2024 election, Bratlings, Conservatism, Elitism and Class, Millennials, Republican Party Establishment

Law of Generations for Millennials and Z’s


The Law of Generations

Younger conservatives wanting to make a name for themselves since the rise of Donald Trump in 2016, were even seven years younger than they are today, so when I read about political dust-ups such as the one brewing between Steven Crowder (Millennial, now age 32, and only 25 when Trump stepped up to the plate) and The Daily Wire, and by extension co-founder Ben Shapiro (now age 39, also a millennial), my first thoughts goes straight back to the central issue of just how much they know about America and its own childhood, growing pains, especially its generational growing pains.

And the real politics at stake today, and more importantly, over those first 170 years before the Revolution, what was colonial America’s consistencies and its constancies that have carried America through its first two centuries? Especially the latter.

We don’t study this stuff just so we can find film roles for Mel Gibson.

In my view the modern Millennial (b1981-1996) and Generation Z (b1997-2012) know little about these things, or, much more importantly, lack that ability to look inside themselves and see torch-bearers and oath-keepers instead mere chroniclers of a new chapter of a new book or column.

A key element of any community’s survival in the natural law sense of “survival” is found  here, and it is distinguished by those who write and those who are written about. That distinction is being blurred.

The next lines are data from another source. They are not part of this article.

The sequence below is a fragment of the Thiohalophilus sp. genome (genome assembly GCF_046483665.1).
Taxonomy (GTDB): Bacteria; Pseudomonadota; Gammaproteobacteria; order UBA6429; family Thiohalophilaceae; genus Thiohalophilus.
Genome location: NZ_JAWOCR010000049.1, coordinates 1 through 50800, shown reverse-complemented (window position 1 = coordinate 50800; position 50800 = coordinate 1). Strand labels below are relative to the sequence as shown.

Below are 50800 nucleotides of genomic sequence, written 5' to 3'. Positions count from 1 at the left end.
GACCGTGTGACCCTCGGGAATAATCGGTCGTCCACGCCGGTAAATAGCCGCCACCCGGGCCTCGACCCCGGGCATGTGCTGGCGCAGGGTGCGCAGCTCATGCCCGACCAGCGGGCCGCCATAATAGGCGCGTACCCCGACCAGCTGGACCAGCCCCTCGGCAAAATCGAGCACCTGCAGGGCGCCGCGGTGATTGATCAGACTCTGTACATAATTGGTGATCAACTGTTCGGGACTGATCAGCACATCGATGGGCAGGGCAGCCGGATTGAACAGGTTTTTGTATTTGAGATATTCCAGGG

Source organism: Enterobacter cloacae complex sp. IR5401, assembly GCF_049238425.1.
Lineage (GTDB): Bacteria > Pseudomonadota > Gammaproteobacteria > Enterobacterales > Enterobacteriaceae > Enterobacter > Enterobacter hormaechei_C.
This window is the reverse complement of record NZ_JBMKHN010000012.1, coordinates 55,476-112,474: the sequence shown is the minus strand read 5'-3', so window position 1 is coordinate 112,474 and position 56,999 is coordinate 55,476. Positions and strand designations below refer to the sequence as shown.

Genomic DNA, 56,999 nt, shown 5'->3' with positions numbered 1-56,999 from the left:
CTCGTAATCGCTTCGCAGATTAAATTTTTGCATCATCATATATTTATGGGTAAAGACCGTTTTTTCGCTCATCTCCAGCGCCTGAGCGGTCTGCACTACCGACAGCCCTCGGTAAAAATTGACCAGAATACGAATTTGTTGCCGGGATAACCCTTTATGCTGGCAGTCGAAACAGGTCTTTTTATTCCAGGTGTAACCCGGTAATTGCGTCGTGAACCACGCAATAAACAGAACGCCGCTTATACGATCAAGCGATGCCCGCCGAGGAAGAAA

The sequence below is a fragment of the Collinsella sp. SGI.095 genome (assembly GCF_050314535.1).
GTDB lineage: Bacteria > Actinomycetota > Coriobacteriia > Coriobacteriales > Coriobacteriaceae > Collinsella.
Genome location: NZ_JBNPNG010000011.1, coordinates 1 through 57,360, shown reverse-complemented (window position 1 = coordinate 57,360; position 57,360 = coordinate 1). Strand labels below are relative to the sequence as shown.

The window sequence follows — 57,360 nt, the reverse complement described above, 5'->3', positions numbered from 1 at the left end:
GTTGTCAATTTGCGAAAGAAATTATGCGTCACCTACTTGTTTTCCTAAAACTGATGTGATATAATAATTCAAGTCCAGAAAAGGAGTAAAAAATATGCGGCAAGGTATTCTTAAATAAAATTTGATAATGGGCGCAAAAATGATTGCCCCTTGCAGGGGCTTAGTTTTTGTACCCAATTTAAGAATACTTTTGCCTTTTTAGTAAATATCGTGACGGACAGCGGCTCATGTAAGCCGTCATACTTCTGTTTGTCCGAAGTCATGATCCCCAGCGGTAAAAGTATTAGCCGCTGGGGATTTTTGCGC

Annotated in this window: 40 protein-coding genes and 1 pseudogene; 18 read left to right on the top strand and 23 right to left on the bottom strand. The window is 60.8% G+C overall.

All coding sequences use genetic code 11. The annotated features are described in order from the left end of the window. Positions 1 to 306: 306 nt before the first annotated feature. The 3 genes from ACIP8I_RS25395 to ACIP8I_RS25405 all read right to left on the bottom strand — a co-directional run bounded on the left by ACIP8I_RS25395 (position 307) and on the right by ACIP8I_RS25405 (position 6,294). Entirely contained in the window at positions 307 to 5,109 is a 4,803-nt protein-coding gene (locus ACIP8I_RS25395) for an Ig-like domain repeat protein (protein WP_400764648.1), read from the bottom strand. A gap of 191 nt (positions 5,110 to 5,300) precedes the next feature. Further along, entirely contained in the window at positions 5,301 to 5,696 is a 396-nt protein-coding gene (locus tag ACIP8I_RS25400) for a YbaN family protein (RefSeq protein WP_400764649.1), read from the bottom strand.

Worse, many (most?) don’t even seem to know that it matters.

This realization brings to mind the comment by Blaise Pascal, the 17th Century mathematician, scientists and religious philosopher (1623-1662), a genius on several accounts, but who died at age 39, ruminated (farmers call that “chewing the cud”) about spiritual classifications of people; First, the Found, then the Lost but Seeking to be Found, not knowing they were found. Then finally there are those who don’t know they were Lost. These were the most lamentable, as Pascal catalogued this last group tragically…because, not knowing they were lost, they were not seeking to be found.

We know a lot of those, don’t we folks?

But do we lament them?


For 350 years, America by its very existence, and the way we (sometimes oafishly) strutted ourselves abroad, on the world stage,

…while building this empire, we tried to finally settled on one in the late 1800’s, the so-called the Gilded Age…

…was a source of repressed snickers among the gentler elites of the rest of the world, including our own political class at least a generation before the First World War.

Hog Butcher for the World,
   Tool Maker, Stacker of Wheat,
   Player with Railroads and the Nation’s Freight Handler;